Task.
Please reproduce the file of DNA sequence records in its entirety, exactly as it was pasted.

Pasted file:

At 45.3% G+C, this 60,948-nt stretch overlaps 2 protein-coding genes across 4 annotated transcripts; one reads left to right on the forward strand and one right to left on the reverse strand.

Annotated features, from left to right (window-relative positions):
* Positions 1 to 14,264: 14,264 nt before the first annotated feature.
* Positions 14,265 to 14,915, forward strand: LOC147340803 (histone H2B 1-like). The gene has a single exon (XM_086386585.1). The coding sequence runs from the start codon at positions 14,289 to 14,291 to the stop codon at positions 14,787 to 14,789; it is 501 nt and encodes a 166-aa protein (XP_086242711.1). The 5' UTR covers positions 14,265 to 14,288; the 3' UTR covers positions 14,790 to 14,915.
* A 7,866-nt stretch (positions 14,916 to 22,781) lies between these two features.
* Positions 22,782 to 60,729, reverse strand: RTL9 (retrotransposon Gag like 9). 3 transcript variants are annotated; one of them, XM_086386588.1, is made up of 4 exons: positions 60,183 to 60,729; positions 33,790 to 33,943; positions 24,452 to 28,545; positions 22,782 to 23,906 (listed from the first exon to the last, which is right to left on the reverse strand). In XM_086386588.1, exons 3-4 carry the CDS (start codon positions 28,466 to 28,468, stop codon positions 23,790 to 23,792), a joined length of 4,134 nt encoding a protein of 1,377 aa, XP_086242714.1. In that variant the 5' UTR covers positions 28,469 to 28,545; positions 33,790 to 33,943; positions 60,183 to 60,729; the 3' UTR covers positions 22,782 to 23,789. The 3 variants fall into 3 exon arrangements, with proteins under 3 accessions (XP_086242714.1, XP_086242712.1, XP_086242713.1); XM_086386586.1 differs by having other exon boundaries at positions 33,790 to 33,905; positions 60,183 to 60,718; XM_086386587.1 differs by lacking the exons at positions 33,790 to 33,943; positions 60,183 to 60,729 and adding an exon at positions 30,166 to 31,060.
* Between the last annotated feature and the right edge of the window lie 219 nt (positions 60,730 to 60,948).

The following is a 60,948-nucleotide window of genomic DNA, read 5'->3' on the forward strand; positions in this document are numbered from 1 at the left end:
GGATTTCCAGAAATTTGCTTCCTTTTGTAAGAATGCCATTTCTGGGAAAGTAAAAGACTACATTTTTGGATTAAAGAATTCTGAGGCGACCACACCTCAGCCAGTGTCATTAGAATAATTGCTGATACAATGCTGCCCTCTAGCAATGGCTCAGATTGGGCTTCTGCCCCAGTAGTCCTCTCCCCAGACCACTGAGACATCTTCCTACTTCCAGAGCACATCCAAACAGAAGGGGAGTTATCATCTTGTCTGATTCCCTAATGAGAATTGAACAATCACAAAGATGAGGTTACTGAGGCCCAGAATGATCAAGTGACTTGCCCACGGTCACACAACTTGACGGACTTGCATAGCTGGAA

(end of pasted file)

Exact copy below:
At 45.3% G+C, this 60,948-nt stretch overlaps 2 protein-coding genes across 4 annotated transcripts; one reads left to right on the forward strand and one right to left on the reverse strand.

Annotated features, from left to right (window-relative positions):
* Positions 1 to 14,264: 14,264 nt before the first annotated feature.
* Positions 14,265 to 14,915, forward strand: LOC147340803 (histone H2B 1-like). The gene has a single exon (XM_086386585.1). The coding sequence runs from the start codon at positions 14,289 to 14,291 to the stop codon at positions 14,787 to 14,789; it is 501 nt and encodes a 166-aa protein (XP_086242711.1). The 5' UTR covers positions 14,265 to 14,288; the 3' UTR covers positions 14,790 to 14,915.
* A 7,866-nt stretch (positions 14,916 to 22,781) lies between these two features.
* Positions 22,782 to 60,729, reverse strand: RTL9 (retrotransposon Gag like 9). 3 transcript variants are annotated; one of them, XM_086386588.1, is made up of 4 exons: positions 60,183 to 60,729; positions 33,790 to 33,943; positions 24,452 to 28,545; positions 22,782 to 23,906 (listed from the first exon to the last, which is right to left on the reverse strand). In XM_086386588.1, exons 3-4 carry the CDS (start codon positions 28,466 to 28,468, stop codon positions 23,790 to 23,792), a joined length of 4,134 nt encoding a protein of 1,377 aa, XP_086242714.1. In that variant the 5' UTR covers positions 28,469 to 28,545; positions 33,790 to 33,943; positions 60,183 to 60,729; the 3' UTR covers positions 22,782 to 23,789. The 3 variants fall into 3 exon arrangements, with proteins under 3 accessions (XP_086242714.1, XP_086242712.1, XP_086242713.1); XM_086386586.1 differs by having other exon boundaries at positions 33,790 to 33,905; positions 60,183 to 60,718; XM_086386587.1 differs by lacking the exons at positions 33,790 to 33,943; positions 60,183 to 60,729 and adding an exon at positions 30,166 to 31,060.
* Between the last annotated feature and the right edge of the window lie 219 nt (positions 60,730 to 60,948).

The following is a 60,948-nucleotide window of genomic DNA, read 5'->3' on the forward strand; positions in this document are numbered from 1 at the left end:
GGATTTCCAGAAATTTGCTTCCTTTTGTAAGAATGCCATTTCTGGGAAAGTAAAAGACTACATTTTTGGATTAAAGAATTCTGAGGCGACCACACCTCAGCCAGTGTCATTAGAATAATTGCTGATACAATGCTGCCCTCTAGCAATGGCTCAGATTGGGCTTCTGCCCCAGTAGTCCTCTCCCCAGACCACTGAGACATCTTCCTACTTCCAGAGCACATCCAAACAGAAGGGGAGTTATCATCTTGTCTGATTCCCTAATGAGAATTGAACAATCACAAAGATGAGGTTACTGAGGCCCAGAATGATCAAGTGACTTGCCCACGGTCACACAACTTGACGGACTTGCATAGCTGGAA